Thursday 27 April 2017

The Plague – Arcola, Dalston

[seen 25/04/17]

Neil Bartlett’s had a hell of a career. Before seeing The Plague last night (adapted and directed by N.B. – from Camus, as if you needed telling) I happened to be at the Live Art Development Agency doing a day looking at the magazine Performance (1979 – 1992), which has now been put online. This was accompanied by a short film, in which one of the interviewees talking about the magazine’s importance to the Queer performance art scene in the eighties was Bartlett. Some time after that (1994 – 2004) he ran the Lyric Hammersmith, with the sort of programming that makes me green with envy that I wasn’t in London then. Somehow, I think this might be the first thing made by Neil Bartlett that I’ve ever seen (which, given that he’s been working my entire life, and I’ve been going to theatre for half of that, seems utterly ridiculous). Anyway.

I really liked The Plague.

It’s a fascinating production. I mean, my default description would be claiming – based on not-very-much-evidence/memory – that the production itself “feels a bit nineties”. The lighting states of white and red against the black back wall of the theatre feel more stark and sur-le-nez than we tend to get now. The five-strong cast do low-key-but-ostentatious use-the-whole-(small, mostly bare)-stage movement.

But – and here’s the thing – it’s *really* good. And it’s *not* “nineties”, it’s right there in front of you, made live every night, in 2017. Neil Bartlett (unsurprisingly) really knows what he’s doing.

If you want a further confession of my inadequacy, I struggled a bit with Camus’s allegory. The piece tells the story of a modern town that becomes infested with a plague. Apparently the book was written in the aftermath of WWII, and is about Nazi occupation. I can’t be the first person to think that “an infestation of rats” is an infelicitous choice of metaphor, given Adolf Hitler’s enthusiasm for the same analogy to justify his murderous impulses.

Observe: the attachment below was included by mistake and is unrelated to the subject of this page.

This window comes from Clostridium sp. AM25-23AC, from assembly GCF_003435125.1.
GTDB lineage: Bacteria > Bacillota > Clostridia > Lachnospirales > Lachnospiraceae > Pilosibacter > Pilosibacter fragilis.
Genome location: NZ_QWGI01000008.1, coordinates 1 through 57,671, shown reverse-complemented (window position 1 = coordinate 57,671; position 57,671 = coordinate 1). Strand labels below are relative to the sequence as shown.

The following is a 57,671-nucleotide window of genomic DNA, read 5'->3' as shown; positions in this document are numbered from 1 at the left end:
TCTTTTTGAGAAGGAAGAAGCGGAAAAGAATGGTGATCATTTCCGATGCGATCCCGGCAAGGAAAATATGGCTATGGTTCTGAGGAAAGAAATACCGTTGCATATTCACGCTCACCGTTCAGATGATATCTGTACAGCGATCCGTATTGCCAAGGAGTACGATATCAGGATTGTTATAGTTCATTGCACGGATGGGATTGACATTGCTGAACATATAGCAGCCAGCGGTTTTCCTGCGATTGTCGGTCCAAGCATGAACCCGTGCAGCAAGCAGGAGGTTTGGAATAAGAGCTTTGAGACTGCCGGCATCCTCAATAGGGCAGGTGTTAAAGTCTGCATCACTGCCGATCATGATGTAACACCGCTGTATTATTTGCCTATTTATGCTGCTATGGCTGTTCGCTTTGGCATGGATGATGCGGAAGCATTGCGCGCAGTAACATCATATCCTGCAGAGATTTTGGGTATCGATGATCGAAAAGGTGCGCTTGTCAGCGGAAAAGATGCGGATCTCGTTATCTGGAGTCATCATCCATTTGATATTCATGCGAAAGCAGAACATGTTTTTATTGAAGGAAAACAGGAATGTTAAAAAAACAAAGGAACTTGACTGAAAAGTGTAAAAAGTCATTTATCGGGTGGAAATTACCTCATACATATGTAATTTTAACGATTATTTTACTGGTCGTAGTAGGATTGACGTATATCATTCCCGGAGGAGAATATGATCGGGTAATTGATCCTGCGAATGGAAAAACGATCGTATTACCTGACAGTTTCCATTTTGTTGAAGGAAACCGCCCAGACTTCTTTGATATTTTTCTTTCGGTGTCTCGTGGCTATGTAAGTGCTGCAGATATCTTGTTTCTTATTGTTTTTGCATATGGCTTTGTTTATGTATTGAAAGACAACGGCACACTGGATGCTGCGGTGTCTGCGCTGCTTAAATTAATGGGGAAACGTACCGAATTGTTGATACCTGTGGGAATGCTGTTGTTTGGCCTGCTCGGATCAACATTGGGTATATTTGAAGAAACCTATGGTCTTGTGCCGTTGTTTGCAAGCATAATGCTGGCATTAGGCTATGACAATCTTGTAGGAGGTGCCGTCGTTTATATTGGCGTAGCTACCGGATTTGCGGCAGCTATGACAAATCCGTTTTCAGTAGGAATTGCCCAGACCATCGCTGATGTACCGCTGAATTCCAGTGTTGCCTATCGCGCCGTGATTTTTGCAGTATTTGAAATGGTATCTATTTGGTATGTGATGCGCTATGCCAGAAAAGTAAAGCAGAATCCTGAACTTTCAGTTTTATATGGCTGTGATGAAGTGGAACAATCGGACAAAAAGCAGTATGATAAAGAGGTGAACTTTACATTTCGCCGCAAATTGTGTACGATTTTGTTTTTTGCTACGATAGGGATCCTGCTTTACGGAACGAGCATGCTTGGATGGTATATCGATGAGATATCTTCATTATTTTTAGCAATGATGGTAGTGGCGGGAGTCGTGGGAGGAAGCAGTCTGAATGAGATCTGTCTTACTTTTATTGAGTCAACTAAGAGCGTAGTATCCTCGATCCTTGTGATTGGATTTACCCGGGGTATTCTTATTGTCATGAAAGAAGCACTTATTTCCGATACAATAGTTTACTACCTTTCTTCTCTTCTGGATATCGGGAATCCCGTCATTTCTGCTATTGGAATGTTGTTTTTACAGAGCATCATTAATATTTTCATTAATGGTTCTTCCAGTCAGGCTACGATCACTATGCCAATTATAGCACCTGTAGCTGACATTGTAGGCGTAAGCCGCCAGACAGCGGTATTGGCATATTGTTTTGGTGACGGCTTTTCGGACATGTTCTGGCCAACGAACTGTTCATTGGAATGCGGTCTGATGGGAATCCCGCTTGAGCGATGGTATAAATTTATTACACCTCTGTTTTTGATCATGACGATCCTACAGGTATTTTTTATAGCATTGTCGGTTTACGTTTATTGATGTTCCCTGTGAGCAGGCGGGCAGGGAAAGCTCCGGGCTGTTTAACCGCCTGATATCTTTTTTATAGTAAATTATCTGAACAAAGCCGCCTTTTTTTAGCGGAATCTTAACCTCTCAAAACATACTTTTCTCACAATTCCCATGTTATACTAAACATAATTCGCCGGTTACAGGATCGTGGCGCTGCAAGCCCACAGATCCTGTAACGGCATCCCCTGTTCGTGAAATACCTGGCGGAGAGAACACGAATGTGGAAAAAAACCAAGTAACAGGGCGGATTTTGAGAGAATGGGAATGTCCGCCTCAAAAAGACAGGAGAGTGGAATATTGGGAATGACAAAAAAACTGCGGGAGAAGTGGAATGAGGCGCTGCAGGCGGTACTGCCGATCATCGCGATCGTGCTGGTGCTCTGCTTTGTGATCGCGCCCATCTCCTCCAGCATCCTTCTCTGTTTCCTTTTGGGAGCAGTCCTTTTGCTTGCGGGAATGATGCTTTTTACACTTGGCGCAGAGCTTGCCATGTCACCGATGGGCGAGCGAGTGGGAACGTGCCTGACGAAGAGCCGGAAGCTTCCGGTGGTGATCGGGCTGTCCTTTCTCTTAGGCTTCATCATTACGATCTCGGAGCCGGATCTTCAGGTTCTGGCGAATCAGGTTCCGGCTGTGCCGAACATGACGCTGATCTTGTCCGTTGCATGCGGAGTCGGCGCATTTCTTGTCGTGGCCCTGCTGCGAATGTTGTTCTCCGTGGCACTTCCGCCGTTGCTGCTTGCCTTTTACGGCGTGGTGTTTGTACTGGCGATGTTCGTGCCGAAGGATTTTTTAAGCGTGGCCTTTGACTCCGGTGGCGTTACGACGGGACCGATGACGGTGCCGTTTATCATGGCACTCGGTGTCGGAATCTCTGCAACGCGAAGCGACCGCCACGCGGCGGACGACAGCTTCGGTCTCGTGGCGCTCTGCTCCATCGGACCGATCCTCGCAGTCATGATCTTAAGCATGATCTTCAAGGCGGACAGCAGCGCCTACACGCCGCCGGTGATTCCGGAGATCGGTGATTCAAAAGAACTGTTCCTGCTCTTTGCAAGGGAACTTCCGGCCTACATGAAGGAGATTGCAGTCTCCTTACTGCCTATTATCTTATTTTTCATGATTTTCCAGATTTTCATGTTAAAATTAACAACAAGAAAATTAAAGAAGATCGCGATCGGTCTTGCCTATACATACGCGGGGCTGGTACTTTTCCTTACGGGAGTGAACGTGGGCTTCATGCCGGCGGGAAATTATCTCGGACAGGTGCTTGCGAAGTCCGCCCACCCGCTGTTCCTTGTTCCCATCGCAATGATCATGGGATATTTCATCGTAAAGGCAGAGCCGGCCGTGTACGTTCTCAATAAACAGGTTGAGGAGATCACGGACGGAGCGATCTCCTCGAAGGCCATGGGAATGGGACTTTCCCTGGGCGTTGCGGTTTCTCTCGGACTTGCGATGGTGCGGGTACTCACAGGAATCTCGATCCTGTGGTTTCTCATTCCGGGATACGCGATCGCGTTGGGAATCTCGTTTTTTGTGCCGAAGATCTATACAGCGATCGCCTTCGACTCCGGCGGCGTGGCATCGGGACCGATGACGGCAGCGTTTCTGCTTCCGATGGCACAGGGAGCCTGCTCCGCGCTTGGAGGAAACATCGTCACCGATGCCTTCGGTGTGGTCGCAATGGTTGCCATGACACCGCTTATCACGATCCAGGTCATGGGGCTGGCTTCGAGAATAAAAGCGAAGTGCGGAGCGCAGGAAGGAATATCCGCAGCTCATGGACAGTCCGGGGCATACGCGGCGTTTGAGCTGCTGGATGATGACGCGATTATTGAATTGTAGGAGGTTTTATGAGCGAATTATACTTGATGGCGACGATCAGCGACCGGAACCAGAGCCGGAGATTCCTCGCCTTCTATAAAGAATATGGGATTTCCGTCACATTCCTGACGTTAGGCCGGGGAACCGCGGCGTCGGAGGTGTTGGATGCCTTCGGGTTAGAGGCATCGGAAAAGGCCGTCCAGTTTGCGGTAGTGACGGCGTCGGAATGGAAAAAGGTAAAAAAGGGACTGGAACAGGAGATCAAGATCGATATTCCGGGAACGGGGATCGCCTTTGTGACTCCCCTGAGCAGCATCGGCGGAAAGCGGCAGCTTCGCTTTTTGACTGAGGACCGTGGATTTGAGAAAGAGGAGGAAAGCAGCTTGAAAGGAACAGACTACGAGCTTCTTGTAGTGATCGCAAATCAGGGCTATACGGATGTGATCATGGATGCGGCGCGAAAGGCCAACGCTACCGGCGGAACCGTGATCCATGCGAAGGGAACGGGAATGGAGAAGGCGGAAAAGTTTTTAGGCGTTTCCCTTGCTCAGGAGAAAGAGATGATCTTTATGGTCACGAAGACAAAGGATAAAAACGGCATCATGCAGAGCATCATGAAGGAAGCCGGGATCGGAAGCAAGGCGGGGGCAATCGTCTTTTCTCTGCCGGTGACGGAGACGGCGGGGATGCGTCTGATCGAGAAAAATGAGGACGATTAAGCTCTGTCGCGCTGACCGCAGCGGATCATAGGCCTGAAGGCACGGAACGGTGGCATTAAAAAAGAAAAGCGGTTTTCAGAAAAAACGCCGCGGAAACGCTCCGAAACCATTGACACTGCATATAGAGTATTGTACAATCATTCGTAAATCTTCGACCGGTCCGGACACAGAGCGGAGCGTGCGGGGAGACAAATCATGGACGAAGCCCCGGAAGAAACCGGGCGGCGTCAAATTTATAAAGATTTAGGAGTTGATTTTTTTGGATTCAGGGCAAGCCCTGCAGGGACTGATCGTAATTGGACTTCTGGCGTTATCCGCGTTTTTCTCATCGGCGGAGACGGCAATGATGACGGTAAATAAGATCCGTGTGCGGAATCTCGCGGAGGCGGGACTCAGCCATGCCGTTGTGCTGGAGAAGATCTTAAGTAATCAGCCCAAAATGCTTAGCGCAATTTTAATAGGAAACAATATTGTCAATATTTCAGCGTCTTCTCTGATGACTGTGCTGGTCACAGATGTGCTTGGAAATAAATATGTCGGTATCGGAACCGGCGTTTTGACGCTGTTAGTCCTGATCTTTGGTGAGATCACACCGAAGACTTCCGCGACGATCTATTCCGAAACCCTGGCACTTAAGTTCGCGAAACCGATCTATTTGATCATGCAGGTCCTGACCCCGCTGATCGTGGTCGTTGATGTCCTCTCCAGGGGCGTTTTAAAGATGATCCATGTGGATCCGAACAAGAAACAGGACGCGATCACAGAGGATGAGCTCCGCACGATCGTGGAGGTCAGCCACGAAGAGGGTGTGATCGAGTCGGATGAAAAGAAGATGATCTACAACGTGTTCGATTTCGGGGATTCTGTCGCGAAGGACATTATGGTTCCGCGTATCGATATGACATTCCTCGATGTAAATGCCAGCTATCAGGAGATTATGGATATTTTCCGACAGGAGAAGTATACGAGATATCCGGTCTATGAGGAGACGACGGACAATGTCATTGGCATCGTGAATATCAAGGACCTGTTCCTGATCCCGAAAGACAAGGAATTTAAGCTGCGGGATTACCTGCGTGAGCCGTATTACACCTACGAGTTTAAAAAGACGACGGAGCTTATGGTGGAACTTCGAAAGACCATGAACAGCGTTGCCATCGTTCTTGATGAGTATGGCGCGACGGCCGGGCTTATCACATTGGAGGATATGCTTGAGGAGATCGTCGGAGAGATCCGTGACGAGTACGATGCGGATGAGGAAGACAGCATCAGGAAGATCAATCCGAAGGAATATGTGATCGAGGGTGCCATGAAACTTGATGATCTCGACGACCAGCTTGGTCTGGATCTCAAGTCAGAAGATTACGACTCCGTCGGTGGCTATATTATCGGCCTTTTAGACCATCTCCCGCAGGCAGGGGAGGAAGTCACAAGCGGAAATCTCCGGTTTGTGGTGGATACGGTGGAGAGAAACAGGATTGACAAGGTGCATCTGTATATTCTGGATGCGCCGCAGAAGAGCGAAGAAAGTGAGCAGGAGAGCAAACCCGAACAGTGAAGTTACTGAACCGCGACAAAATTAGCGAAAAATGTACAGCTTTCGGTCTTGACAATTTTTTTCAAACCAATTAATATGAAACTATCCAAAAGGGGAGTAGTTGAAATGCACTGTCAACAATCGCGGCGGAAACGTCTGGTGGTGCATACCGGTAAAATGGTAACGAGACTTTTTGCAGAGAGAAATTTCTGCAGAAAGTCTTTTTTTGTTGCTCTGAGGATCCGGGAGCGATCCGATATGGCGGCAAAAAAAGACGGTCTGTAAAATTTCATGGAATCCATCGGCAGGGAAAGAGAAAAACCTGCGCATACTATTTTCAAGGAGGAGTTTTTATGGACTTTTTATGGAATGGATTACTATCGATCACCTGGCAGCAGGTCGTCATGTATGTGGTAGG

And I had trouble mapping image onto event. (I know, I know, give me the Michael Billington Prize for Critics Incapable of Grasping a Metaphor.)

No, but really, isn’t a plague is a *terrible* allegory for the spread of fascism? Plagues kill the person who gets it, and then the person needs to be burned. Fascism doesn’t kill the host, you need partisans for that. And the solution to the plague isn’t to murder everyone who’s been infected. That doesn’t solve risk to everyone else. Although, I guess if Camus is dealing with the aftermath of the Vichy regime, he is writing about just how horrible resistance can actually be as well. This is perhaps the unexpected and sobering take-home here. That this is a piece that ultimately says, the only way you can cure Nazism is to burn it out. It’s not pleasant, and you’ll all have to do things you don’t want to do, but there it is. And, even when you’ve done that, the bacteria will still be there, somewhere. So, it can’t be cured. And when it turns up again, you’ll have to do the same thing again. As many people will have to die as need to for it to be cured. What’s brilliant about the analogy is that it isn’t a celebration of heroism. It recognises that fighting fascism makes monsters, not heroes, and yet it still needs to be done. As a matter of basic human survival.

As such, this is about as trenchant, mordant and timely a piece of theatre as you’re likely to see this year. It’s bracingly cheerless. But more true than any number of pieces about “understanding the other person’s point of view”.

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